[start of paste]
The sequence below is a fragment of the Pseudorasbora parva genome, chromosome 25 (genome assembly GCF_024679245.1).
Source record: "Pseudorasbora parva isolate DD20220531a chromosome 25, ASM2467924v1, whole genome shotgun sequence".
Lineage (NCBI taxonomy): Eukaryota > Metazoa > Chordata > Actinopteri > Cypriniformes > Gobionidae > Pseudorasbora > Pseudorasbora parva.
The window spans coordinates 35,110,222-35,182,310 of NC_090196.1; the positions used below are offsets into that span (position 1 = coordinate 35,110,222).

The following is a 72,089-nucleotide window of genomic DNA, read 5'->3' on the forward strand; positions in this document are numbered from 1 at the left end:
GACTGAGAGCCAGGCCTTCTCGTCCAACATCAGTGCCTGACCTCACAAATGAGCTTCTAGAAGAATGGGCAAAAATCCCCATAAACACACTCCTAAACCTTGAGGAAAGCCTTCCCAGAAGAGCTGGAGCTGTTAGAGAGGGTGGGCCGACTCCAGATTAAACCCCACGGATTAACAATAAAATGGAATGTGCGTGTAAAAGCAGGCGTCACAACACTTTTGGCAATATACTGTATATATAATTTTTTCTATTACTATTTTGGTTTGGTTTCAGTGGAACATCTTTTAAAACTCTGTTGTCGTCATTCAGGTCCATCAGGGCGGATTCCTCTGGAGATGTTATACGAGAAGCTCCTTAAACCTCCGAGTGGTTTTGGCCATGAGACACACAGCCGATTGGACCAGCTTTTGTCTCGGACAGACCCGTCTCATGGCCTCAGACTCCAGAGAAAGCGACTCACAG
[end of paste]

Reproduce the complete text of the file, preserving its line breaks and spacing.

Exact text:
The sequence below is a fragment of the Pseudorasbora parva genome, chromosome 25 (genome assembly GCF_024679245.1).
Source record: "Pseudorasbora parva isolate DD20220531a chromosome 25, ASM2467924v1, whole genome shotgun sequence".
Lineage (NCBI taxonomy): Eukaryota > Metazoa > Chordata > Actinopteri > Cypriniformes > Gobionidae > Pseudorasbora > Pseudorasbora parva.
The window spans coordinates 35,110,222-35,182,310 of NC_090196.1; the positions used below are offsets into that span (position 1 = coordinate 35,110,222).

The following is a 72,089-nucleotide window of genomic DNA, read 5'->3' on the forward strand; positions in this document are numbered from 1 at the left end:
GACTGAGAGCCAGGCCTTCTCGTCCAACATCAGTGCCTGACCTCACAAATGAGCTTCTAGAAGAATGGGCAAAAATCCCCATAAACACACTCCTAAACCTTGAGGAAAGCCTTCCCAGAAGAGCTGGAGCTGTTAGAGAGGGTGGGCCGACTCCAGATTAAACCCCACGGATTAACAATAAAATGGAATGTGCGTGTAAAAGCAGGCGTCACAACACTTTTGGCAATATACTGTATATATAATTTTTTCTATTACTATTTTGGTTTGGTTTCAGTGGAACATCTTTTAAAACTCTGTTGTCGTCATTCAGGTCCATCAGGGCGGATTCCTCTGGAGATGTTATACGAGAAGCTCCTTAAACCTCCGAGTGGTTTTGGCCATGAGACACACAGCCGATTGGACCAGCTTTTGTCTCGGACAGACCCGTCTCATGGCCTCAGACTCCAGAGAAAGCGACTCACAG